Fraser is a highly regarded British biographer, and the late Harold Pinter, her husband, was a Nobel-winning British playwright. So, the circle they generally traveled in was made up of not only fellow writers but also, because of their individual and combined celebrity, fellow celebrities. Fraser’s latest book is both joyous and sad. The former because she shares diary entries concerning her relationship with Pinter (they lived together from August 1975 until Christmas 2008), and it was obviously a stimulating love-match. And sad because the book ends when it does because of Pinter’s death from cancer; his struggle with the disease had been years-long. As expected, given their fame and the fame of their associates, lots of name-dropping goes on here. This is not, of course, the story of two starving artists trying to scratch together a living in some cold-water flat. But privileged as they were, they nevertheless experienced the normal highs and lows together, and the result is a poignant read. Serious readers will generate demand for this title, and they will respond with gratitude to Fraser’s intimacy. --Brad Hooper
“Glowing. . . . There’s hardly a dull page.”
—Dwight Garner, The New York Times
"Entertaining and ultimately touching in its determination to recapture lost time, to portray a younger, more carefree self and to bring back a lost loved one, if only on the page."
—Francine Prose, New York Times Book Review
"A stirring celebration of what Fraser, reflecting near the end of Pinter's life, observed as a union 'to the infinite degree happy beyond all possible expectations.'"
—The New Yorker
"Bold, intimate, madly entertaining. . . . Fraser simultaneously creates a tender portrait of an exciting marriage, and a deliciously detailed account of living in the thick of creativity and fame. A"
"An engrossing, anecdote-rich feat for theater lovers whose tastes extend beyond the glitter of Broadway. . . . The book ultimately sheds humanizing new light on a writer with a public reputation for his stern sense of ethics and the clammy, unsettling spell cast by his plays."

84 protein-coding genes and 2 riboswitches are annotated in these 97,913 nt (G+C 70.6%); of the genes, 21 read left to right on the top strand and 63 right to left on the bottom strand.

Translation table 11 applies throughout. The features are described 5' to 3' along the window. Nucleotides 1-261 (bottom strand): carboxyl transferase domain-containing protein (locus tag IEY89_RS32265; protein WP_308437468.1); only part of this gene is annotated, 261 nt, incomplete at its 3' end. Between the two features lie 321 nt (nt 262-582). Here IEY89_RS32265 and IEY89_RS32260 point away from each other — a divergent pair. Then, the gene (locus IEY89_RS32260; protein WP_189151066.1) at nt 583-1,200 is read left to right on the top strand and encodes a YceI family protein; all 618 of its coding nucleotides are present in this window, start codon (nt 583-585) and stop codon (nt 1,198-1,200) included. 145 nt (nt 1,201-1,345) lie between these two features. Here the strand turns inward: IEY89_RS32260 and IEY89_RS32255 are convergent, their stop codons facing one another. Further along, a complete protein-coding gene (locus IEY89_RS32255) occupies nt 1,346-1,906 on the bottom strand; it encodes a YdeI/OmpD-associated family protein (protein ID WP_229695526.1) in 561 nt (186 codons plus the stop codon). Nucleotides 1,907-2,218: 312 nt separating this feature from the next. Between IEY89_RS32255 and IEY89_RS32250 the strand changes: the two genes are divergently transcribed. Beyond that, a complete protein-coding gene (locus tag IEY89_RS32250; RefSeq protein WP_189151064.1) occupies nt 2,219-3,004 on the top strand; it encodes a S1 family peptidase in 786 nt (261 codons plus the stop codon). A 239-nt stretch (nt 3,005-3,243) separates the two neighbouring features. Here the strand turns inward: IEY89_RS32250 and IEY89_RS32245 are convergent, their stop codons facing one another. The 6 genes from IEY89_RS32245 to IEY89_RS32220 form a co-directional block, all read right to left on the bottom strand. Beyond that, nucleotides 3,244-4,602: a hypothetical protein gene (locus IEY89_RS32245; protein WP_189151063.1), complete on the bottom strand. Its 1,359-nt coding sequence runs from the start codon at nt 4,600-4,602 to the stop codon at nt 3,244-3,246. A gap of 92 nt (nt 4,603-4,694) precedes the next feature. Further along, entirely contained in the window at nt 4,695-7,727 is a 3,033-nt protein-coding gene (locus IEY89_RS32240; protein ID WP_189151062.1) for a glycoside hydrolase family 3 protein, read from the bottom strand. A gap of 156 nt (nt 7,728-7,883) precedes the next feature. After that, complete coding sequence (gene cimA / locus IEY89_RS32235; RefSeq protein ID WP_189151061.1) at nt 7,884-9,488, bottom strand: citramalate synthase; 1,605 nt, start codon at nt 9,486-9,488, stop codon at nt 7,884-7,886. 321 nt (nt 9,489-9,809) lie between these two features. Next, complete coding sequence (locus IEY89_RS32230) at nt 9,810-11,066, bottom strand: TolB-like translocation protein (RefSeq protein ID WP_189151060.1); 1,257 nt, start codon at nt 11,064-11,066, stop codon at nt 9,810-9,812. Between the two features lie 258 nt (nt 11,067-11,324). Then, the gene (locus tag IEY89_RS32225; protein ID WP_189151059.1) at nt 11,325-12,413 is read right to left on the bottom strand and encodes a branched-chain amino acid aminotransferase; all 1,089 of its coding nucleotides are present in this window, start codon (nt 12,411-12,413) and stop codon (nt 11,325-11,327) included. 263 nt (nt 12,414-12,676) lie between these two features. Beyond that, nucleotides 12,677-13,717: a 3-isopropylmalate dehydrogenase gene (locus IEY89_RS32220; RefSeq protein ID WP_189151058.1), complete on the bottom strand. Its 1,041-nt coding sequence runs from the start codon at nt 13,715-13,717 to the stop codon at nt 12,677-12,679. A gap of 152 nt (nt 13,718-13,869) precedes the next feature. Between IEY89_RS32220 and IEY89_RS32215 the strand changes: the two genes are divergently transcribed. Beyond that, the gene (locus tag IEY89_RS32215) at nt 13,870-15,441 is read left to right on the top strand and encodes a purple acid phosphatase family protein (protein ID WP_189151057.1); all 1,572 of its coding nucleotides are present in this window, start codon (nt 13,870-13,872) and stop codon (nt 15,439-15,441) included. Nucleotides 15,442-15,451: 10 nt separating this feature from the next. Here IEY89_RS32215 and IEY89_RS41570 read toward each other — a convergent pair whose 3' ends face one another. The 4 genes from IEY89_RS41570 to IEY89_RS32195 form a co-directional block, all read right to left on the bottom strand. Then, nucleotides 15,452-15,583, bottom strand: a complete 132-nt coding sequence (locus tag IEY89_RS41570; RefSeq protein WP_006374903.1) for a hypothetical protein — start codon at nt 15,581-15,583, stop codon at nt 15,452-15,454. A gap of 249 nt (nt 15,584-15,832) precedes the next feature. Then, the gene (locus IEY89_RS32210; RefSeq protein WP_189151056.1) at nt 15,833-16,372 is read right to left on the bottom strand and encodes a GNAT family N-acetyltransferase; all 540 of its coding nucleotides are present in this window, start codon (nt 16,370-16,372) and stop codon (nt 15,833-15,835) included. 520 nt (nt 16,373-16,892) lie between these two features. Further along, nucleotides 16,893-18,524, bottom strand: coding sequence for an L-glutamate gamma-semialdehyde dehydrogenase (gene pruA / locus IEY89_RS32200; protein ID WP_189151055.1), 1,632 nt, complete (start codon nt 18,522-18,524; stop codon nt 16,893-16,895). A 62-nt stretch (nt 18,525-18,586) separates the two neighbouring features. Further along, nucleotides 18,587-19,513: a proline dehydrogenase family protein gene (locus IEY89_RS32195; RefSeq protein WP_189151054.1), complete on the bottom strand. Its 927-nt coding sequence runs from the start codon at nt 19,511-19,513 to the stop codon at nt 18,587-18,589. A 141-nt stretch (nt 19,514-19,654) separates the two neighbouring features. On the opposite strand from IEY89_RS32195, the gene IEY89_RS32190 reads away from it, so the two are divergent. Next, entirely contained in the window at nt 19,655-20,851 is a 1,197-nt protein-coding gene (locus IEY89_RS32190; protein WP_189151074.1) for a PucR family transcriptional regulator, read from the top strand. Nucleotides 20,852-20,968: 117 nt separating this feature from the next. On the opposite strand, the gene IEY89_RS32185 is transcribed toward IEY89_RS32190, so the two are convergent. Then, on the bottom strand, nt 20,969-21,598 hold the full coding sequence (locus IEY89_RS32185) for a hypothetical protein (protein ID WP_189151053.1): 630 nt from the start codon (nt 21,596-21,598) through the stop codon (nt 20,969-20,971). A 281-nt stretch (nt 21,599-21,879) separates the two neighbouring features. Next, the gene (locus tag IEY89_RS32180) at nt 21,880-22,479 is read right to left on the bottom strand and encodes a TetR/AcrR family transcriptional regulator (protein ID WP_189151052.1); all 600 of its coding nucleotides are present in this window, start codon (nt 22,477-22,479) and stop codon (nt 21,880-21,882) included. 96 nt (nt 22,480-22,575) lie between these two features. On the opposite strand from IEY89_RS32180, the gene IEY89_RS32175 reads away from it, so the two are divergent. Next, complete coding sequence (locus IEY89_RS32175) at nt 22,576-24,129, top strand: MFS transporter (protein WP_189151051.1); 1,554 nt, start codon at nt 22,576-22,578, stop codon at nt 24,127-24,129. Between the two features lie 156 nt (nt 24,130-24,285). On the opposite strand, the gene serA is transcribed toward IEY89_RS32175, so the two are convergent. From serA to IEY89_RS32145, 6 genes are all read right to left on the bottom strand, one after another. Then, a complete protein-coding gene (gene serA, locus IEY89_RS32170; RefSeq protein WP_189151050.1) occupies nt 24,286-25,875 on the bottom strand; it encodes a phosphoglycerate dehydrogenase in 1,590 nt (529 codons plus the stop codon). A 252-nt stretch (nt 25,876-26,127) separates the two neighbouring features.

—Charles Isherwood, The New York Times
"It takes a daring biographer to turn her sharp eye on her own life as Antonia Fraser does so movingly and beautifully in her memoir Must You Go? My Life with Harold Pinter. It's a compelling diary of a passionate love affair, marriage, and 40-year conversation of two soul mates in the milieu of London's chattering classes."
—Tina Brown, The Daily Beast
"Written with a very English, very literate brand of grace and restraint, Fraser's account of their life together (culled from her diaries) is fond and touching. But it's also a crisp, clear-eyed portrait of a shared life of creative work, political activism, wide-ranging travels, family — not always smooth going, sometimes rocky and controversial, but remarkable and fascinating nonetheless. In short, theirs was a fine romance, and Fraser shares that with us."
—The Seattle Times
“Fraser has used more than three decades’ worth of pithy, clever and frequent diary entries as the backbone of this tremendously engaging account. . . . The book works beautifully – as both a rare love story and a sharp portrait of life in the upper echelons of British literary society.”
“A lovely, intimate portrayal of a marriage . . . A wonderful testament to romance, love, shared humor, and true partnership."
—Library Journal, starred review
"A moving compilation of diary entries written during the course of an artistically fruitful three-decade partnership . . . A devoted, respectful tribute."
“Must You Go? is a love story (with a dash of scandal for spice), but it succeeds on many other levels as well. It is a window into British high society, a glimpse of the inspiration behind some of Pinter’s finest achievements and a kaleidoscope of historical and personal events. Most significantly, it is a testament to the 'private happiness' possible in a supportive marriage between two dynamic and ambitious people.”
Praise from the UK:
“This book — full of funny and tender things — satisfies on more than one level. It is an intimate account of the life and habits of a major artist; it is a pencil sketch of British high society in the second half of the 20th century; and it is, more than either of these things, and much more unusually, a wonderfully full description of the deep pleasures and comforts of married love.”
“Must You Go? is extraordinary by any standards. Based on the diaries she kept during her 33-year relationship with the dramatist, it is simultaneously a love story, an intimate portrait of a great writer and an exercise in self-revelation.”
“Neither autobiography nor biography but a love story, romantic, poignant and very funny, illuminating her husband's character and creativity.”
“[Writing] with exemplary clarity and courage . . . Fraser keeps her gaze steady and her heart open.”
“Unremittingly delicious: strange, rarefied, frequently hilarious.”
“[Must You Go? is] told from a privileged backstage perspective, and observed with a sharp eye for social and behavioural detail . . . This book works, just as it appears their lives worked, as the most touching and enduring of love stories . . . The ending, brutal and unsentimentally presented yet filled with a Tolstoyan directness of feeling, is almost unbearably moving. The whole of this lovely book fills you with a gratitude that happenstance can, once in a while, not screw up and find the right girl for the right boy.”